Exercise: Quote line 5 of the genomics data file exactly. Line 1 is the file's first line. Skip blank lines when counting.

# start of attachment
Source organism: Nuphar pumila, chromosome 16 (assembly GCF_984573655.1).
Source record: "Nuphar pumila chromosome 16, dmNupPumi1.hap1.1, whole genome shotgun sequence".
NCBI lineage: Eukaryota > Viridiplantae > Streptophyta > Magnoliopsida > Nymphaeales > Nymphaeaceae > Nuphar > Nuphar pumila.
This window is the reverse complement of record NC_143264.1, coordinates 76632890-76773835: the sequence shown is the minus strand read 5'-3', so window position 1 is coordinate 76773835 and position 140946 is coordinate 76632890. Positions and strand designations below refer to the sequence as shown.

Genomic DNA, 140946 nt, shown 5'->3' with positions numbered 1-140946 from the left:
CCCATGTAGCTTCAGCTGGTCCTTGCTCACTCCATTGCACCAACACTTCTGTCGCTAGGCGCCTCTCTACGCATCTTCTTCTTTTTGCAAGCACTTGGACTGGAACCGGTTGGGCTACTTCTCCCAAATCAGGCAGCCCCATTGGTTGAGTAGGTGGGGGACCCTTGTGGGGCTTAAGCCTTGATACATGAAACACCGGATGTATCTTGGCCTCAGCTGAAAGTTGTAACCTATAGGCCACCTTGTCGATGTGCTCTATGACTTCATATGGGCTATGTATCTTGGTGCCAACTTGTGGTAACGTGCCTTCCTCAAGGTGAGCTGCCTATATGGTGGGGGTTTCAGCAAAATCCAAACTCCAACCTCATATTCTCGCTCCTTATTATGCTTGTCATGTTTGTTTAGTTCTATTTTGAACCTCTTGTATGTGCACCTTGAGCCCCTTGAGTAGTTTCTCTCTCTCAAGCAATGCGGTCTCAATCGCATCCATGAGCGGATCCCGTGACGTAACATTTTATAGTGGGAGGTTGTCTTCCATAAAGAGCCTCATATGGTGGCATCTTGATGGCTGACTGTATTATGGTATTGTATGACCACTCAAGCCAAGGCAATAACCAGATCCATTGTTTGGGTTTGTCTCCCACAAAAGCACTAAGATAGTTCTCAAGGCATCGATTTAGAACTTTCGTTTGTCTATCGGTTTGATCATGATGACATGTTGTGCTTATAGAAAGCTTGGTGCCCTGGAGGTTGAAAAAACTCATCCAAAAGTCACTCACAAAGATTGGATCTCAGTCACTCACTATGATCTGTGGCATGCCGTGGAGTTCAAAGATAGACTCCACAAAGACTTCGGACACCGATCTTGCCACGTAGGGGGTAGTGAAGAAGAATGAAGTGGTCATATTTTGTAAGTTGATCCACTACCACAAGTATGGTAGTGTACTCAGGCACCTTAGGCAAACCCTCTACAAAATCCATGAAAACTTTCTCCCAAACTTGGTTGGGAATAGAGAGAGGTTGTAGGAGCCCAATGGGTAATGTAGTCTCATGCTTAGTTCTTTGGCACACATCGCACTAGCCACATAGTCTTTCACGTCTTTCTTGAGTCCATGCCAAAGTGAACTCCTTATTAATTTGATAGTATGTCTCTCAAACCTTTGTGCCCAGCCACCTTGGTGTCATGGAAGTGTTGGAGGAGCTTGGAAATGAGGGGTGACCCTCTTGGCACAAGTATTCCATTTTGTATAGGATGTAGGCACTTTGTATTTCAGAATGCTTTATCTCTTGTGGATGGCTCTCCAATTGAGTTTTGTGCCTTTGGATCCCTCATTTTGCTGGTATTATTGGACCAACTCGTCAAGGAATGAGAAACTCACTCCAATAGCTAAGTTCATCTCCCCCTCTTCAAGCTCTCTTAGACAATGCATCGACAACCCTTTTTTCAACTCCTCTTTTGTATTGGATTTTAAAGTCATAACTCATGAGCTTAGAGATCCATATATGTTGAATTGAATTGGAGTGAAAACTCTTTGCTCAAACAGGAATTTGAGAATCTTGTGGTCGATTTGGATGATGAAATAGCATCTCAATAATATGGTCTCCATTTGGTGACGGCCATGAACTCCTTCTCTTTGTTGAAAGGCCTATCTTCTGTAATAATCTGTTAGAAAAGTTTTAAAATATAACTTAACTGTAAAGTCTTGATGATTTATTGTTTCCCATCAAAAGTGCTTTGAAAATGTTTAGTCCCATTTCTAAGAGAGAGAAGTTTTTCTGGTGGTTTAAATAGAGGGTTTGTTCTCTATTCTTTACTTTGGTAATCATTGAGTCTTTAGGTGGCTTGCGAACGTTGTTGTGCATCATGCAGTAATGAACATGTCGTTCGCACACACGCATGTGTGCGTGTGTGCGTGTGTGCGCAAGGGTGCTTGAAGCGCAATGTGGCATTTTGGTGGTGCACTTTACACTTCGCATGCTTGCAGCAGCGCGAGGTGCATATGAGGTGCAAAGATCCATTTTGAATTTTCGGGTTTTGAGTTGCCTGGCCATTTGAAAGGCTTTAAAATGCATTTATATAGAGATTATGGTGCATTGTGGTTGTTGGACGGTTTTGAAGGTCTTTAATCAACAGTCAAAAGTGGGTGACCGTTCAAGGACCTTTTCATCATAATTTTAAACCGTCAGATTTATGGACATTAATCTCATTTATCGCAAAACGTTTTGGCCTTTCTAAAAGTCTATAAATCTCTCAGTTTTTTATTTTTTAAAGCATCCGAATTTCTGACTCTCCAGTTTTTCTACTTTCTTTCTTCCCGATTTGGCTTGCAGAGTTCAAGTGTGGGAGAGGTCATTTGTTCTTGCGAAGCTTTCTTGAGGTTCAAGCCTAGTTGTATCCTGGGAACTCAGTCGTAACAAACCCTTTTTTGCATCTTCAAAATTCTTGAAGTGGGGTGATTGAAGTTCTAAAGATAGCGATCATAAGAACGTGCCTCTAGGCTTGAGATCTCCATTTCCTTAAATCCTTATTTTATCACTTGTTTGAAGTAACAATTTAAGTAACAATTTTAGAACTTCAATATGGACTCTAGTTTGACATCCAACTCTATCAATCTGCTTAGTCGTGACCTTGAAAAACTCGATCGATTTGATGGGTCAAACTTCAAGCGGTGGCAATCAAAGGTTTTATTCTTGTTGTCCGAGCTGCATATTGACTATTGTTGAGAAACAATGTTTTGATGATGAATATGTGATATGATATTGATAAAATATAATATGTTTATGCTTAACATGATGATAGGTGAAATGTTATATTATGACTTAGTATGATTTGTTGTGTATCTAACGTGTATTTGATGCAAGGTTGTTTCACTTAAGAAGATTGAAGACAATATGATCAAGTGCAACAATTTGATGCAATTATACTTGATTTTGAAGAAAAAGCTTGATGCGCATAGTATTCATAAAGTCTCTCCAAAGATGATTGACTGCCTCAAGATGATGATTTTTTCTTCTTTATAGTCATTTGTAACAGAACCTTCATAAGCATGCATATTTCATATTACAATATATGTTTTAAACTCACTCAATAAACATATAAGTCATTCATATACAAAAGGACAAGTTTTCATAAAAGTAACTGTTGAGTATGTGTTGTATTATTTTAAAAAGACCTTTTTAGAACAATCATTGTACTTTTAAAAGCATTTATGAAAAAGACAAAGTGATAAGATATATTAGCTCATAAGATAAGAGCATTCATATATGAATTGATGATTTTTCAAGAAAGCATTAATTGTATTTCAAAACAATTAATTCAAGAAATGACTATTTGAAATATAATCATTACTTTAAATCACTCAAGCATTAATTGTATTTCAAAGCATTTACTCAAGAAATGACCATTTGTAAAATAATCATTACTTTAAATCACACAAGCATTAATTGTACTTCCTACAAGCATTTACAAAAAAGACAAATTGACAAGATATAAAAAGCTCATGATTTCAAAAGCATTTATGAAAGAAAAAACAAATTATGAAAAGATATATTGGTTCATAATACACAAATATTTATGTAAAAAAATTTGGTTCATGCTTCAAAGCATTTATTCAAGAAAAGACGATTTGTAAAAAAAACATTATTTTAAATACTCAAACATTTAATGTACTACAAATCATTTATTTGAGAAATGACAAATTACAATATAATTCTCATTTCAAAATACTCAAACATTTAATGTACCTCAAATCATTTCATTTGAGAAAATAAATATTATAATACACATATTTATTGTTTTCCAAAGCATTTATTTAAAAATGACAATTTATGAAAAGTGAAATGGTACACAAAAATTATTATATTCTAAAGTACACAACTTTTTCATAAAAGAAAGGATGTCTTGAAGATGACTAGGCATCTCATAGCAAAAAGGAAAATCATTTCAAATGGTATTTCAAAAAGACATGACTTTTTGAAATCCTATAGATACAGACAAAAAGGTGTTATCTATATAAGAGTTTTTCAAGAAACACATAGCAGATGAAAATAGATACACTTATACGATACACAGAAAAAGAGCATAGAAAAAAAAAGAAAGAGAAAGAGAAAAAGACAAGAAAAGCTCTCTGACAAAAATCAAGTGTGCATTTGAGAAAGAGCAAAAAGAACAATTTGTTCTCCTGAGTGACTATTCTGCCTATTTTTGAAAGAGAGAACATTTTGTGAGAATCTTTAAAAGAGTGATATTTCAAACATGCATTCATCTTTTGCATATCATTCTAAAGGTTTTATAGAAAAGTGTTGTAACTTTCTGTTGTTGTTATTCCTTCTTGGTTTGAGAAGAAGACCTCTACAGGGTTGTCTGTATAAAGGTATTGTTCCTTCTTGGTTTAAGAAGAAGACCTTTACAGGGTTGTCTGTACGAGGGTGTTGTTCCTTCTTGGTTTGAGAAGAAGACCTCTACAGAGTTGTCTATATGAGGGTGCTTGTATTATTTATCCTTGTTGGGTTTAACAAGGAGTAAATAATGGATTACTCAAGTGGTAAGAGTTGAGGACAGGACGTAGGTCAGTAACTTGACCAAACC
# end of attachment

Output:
Genomic DNA, 140946 nt, shown 5'->3' with positions numbered 1-140946 from the left: